Fitted Curve
no data on upper asymptote
7
7
6
6
5
5
Response
Response
Fitted Curve
Hill coefficient = 1
4
4
3
3
2
2
1
1
1
10
100
1000
Concentration (ug/m L)
1
10
100
1000
Concentration (ug/mL)
Most clinical data more variable than this and smaller dose range
Classical fitting algorithms can fail to provide any solution
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Bayesian Emax Model
Prior distributions required for all parameters
E0 : placebo (negative control) response
utilise historical data as discussed earlier
Emax : maximum possible effect relative to E0
typically vague, similar approach to treatment effect prior
ED50: dose that gives 50% of Emax effect
e.g. log-normal centred
on mid/low dose
90% CI (0.1, 10)GM
could be weakly informative
based on same information used to choose dose range
λ determines gradient of dose response
e.g. log-normal
centred on 1
90% CI (0.5, 2)
typically needs to be very informative
clinical data rarely provides much information regards λ
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Bayesian Emax Model
(WinBUGS code)
{
priors should be checked
for appropriateness in
each particular case
### Priors
prec
~ dgamma( 0.001, 0.001 ) ; sigma <- pow(prec, -0.5)
E0
~ dnorm( 0, 1.0E-6 ) #... but could be informative for placebo mean response
Emax
~ dnorm( 0, 1.0E-6 ) #... typically vague
log.ED50 ~ dnorm( ???, 1.4 )
ED50 <- exp( log.ED50 )
#... Gives 90% CI of (0.1, 10) x exp(???)
log.Hill ~ dnorm( 0, 0.42 )
Hill
<- exp( log.Hill )
#... Gives 90% CI of (0.5, 2)
### Likelihood
for (i in 1:N) {
Y[i] ~ dnorm(mu[i], prec)
mu[i] <- E0 + (Emax * pow( X[i], Hill) ) / ( pow( X[i], Hill ) + pow( ED50, Hill ) )
}
}
Bayesian Emax Model
(WinBUGS code)
{
… code as before …
### Quantities of potential interest
for (i in 1:N.doses) {
### effect over placebo for pre-specified doses (values entered as data in node DOSE)
effect[i] <- (Emax * pow( DOSE[i], Hill) ) / ( pow( DOSE[i], Hill ) + pow( ED50, Hill ) )
### predicted mean response for pre-specified doses
DOSE.mean[i] <- effect[i] + E0
### probability of exceeding pre-specified effect of size ??? (mean of node DOSE.PrEffBig)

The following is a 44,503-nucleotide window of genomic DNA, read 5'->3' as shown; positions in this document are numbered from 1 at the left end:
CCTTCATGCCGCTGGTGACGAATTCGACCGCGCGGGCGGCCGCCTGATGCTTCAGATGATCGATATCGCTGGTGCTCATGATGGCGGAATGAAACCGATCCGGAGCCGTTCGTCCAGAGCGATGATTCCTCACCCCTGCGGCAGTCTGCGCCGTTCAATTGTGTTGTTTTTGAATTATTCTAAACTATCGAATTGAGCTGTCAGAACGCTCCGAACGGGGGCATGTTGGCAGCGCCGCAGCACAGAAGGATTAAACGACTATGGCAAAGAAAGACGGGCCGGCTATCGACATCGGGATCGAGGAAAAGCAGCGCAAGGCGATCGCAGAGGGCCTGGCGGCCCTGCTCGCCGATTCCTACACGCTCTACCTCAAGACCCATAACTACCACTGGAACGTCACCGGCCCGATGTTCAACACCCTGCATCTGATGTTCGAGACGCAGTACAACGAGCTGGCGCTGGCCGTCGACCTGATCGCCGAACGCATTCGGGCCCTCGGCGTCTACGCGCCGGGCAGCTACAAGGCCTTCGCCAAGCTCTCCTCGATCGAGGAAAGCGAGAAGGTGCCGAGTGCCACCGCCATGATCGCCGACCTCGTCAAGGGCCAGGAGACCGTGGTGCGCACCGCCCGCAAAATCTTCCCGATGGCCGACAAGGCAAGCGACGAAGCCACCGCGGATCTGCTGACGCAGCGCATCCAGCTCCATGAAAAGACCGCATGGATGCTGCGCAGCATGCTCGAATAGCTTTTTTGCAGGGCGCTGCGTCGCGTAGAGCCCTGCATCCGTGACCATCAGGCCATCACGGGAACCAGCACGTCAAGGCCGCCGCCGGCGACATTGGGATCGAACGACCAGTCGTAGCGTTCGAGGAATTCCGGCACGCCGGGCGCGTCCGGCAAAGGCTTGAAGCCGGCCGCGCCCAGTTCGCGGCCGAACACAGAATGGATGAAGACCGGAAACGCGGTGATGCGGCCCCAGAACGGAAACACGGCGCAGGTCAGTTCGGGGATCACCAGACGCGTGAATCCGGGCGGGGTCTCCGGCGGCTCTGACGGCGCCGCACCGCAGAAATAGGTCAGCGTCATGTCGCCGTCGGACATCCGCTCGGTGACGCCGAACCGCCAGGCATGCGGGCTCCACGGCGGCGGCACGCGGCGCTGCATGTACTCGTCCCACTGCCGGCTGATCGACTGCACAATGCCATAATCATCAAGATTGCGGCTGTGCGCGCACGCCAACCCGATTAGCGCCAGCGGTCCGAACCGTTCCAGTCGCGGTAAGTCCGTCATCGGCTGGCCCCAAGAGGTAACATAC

DOSE.PrEffBig[i] <- step( effect[i] - ??? )
}
### estimate dose giving effect of size ???
DOSE.BigEff.0 <- ED50 * ( pow( ???, 1/Hill ) ) / ( pow( Emax - ???, 1/Hill ) )
# set to LARGE dose (LARGE pre-specified) if ??? > Emax
DOSE.BigEff <- DOSE.BigEff.0 * step( Emax - ???) + LARGE * step( ??? – Emax )
}
BugsXLA
Emax models
Pharmacology Biomarker Experiment
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BugsXLA
(case study 7.1)
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BugsXLA
(case study 7.1)
Fixed & random
effects Emax models
can be fitted using
BugsXLA.
Details not covered
in this course.
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References
Bolstad, W.M. (2007). Introduction to Bayesian Statistics. 2nd Edition. John Wiley & Sons, New York.
Gelman, A., Carlin, J.B., Stern, H.S. and Rubin, D.B. (2004). Bayesian Data Analysis. 2nd Edition. Chapman &
Hall/CRC. (3rd Edition now available).
Grieve, A. (1991). Predictive probability in clinical trials. Biometrics, 47, 323-330
Lee, P.M. (2004). Bayesian Statistics: An Introduction. 3rd Edition. Hodder Arnold, London, U.K.
Neuenschwander, B., Capkun-Niggli, G., Branson, M. and Spiegelhalter, D.J. (2010). Summarizing historical
information on controls in clinical trials. Clinical Trials; 7: 5-18
Ntzoufras, I. (2009). Bayesian Modeling Using WinBUGS. John Wiley & Sons, Hoboken, NJ.
O’Hagan,A., Stevens,J. and Campbell,M. (2005). Assurance in clinical trial design. Pharmaceut. Statist. 4, 187201
Spiegelhalter, D., Abrams, K. and Myles,J. (2004). Bayesian Approaches to Clinical Trials and Health-Care
Evaluation. John Wiley & Sons, New York.
Woodward, P. (2012). Bayesian Analysis Made Simple. An Excel GUI for WinBUGS. Chapman & Hall/CRC.